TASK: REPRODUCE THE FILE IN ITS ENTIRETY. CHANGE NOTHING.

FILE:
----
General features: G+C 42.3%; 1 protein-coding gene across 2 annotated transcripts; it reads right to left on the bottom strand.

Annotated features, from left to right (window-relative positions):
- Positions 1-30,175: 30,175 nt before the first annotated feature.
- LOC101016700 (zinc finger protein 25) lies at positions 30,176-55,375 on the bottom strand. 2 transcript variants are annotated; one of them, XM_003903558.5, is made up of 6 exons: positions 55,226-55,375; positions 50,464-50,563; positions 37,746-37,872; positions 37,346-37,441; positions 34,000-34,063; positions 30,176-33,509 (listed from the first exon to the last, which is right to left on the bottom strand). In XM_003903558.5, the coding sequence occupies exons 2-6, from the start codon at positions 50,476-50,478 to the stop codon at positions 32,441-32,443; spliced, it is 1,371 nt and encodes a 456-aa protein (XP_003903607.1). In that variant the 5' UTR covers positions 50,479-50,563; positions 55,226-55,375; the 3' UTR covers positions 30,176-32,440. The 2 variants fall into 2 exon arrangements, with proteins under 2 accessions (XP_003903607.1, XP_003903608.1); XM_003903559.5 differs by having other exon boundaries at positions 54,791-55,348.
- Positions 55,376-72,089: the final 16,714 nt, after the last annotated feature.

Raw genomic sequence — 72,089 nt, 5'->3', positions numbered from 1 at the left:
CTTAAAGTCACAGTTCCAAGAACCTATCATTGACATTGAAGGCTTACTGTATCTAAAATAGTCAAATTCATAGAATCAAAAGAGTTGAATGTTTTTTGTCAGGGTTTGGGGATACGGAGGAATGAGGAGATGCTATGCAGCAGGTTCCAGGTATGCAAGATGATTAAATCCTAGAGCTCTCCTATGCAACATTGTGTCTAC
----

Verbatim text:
General features: G+C 42.3%; 1 protein-coding gene across 2 annotated transcripts; it reads right to left on the bottom strand.

Annotated features, from left to right (window-relative positions):
- Positions 1-30,175: 30,175 nt before the first annotated feature.
- LOC101016700 (zinc finger protein 25) lies at positions 30,176-55,375 on the bottom strand. 2 transcript variants are annotated; one of them, XM_003903558.5, is made up of 6 exons: positions 55,226-55,375; positions 50,464-50,563; positions 37,746-37,872; positions 37,346-37,441; positions 34,000-34,063; positions 30,176-33,509 (listed from the first exon to the last, which is right to left on the bottom strand). In XM_003903558.5, the coding sequence occupies exons 2-6, from the start codon at positions 50,476-50,478 to the stop codon at positions 32,441-32,443; spliced, it is 1,371 nt and encodes a 456-aa protein (XP_003903607.1). In that variant the 5' UTR covers positions 50,479-50,563; positions 55,226-55,375; the 3' UTR covers positions 30,176-32,440. The 2 variants fall into 2 exon arrangements, with proteins under 2 accessions (XP_003903607.1, XP_003903608.1); XM_003903559.5 differs by having other exon boundaries at positions 54,791-55,348.
- Positions 55,376-72,089: the final 16,714 nt, after the last annotated feature.

Raw genomic sequence — 72,089 nt, 5'->3', positions numbered from 1 at the left:
CTTAAAGTCACAGTTCCAAGAACCTATCATTGACATTGAAGGCTTACTGTATCTAAAATAGTCAAATTCATAGAATCAAAAGAGTTGAATGTTTTTTGTCAGGGTTTGGGGATACGGAGGAATGAGGAGATGCTATGCAGCAGGTTCCAGGTATGCAAGATGATTAAATCCTAGAGCTCTCCTATGCAACATTGTGTCTAC